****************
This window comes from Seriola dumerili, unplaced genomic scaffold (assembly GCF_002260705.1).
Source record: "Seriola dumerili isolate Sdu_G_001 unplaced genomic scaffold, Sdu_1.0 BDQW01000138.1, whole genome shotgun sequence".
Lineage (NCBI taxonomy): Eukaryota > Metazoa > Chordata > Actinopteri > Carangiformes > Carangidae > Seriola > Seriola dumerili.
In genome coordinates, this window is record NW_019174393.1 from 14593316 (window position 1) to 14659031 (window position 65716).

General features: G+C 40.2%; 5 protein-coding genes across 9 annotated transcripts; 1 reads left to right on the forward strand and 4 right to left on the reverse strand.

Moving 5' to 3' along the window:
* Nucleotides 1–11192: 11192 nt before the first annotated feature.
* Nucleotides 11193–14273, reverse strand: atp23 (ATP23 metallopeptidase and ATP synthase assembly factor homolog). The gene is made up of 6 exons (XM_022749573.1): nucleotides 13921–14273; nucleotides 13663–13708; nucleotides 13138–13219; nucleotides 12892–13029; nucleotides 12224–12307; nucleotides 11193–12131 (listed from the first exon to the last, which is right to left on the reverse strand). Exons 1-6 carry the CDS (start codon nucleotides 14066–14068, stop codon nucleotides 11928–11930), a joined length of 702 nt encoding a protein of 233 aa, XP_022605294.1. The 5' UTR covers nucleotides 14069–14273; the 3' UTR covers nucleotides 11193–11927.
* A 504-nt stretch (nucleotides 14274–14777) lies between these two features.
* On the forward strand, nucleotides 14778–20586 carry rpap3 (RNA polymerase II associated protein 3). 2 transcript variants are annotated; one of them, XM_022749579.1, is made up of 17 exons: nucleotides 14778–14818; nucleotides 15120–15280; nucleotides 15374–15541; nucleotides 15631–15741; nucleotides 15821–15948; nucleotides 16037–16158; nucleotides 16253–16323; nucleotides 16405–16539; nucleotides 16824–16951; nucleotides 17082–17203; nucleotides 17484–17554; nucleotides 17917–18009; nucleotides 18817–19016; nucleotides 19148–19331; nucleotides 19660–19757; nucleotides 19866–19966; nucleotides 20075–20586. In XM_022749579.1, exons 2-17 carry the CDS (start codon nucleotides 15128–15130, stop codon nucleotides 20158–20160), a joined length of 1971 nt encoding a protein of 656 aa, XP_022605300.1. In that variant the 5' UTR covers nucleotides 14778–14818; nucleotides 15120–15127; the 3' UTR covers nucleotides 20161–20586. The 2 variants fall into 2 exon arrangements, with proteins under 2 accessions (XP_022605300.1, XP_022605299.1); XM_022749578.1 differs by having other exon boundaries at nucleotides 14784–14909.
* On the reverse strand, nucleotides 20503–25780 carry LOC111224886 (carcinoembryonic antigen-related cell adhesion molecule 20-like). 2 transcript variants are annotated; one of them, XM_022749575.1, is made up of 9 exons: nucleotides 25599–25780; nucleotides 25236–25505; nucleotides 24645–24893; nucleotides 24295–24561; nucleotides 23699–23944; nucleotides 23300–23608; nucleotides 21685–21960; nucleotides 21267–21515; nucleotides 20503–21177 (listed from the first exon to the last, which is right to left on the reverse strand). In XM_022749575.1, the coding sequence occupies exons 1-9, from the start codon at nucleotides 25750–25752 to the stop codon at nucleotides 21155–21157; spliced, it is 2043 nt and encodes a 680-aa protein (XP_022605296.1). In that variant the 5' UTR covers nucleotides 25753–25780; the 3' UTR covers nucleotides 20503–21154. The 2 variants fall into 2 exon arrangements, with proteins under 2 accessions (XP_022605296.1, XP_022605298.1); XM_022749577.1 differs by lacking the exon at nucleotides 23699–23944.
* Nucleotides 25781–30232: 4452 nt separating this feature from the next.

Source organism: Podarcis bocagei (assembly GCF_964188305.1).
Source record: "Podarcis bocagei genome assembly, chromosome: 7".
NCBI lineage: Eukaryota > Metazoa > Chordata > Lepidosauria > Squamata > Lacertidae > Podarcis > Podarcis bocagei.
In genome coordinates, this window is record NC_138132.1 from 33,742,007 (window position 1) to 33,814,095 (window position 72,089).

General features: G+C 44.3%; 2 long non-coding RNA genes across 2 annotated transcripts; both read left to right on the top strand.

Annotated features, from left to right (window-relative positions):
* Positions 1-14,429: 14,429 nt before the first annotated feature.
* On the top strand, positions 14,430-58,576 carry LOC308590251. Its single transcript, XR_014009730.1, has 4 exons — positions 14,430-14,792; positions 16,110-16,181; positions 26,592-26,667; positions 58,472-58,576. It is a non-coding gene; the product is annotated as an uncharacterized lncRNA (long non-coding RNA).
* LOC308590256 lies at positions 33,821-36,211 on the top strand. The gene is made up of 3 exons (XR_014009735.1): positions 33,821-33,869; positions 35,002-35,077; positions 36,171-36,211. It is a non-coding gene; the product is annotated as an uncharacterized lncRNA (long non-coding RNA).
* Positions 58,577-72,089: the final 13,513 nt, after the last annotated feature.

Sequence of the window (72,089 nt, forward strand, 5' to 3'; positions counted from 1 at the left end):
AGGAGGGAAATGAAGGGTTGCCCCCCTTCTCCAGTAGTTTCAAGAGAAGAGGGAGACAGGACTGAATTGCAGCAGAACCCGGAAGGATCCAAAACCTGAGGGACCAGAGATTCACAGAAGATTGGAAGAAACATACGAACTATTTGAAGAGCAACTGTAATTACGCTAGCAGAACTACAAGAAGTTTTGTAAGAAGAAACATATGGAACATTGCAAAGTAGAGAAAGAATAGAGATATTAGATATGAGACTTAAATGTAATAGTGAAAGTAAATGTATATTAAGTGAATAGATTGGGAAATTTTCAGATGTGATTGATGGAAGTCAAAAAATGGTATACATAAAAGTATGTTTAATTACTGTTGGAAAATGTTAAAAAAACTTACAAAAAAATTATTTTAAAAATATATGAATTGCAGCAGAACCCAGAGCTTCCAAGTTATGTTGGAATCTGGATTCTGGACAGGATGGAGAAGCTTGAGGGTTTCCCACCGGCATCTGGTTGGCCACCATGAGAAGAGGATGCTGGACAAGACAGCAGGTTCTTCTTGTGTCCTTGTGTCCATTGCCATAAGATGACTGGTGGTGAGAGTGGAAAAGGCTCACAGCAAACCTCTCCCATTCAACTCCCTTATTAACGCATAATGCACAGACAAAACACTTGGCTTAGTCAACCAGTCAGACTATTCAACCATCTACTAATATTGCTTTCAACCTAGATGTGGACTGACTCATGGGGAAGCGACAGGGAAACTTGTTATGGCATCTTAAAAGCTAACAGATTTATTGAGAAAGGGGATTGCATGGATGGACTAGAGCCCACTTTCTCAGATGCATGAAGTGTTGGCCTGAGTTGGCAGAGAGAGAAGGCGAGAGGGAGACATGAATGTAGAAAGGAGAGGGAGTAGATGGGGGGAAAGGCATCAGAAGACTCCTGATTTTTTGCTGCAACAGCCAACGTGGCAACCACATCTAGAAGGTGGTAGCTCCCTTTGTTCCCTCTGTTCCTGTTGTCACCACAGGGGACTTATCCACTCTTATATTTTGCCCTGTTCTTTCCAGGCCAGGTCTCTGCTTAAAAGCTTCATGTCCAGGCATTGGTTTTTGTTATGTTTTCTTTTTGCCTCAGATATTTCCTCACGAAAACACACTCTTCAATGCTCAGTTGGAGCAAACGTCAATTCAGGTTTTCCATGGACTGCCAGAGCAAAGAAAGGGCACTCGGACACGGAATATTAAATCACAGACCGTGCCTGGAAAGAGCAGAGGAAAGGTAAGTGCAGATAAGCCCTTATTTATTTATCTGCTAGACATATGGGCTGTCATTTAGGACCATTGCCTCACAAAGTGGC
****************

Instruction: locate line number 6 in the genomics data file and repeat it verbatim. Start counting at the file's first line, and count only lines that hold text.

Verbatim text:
Moving 5' to 3' along the window: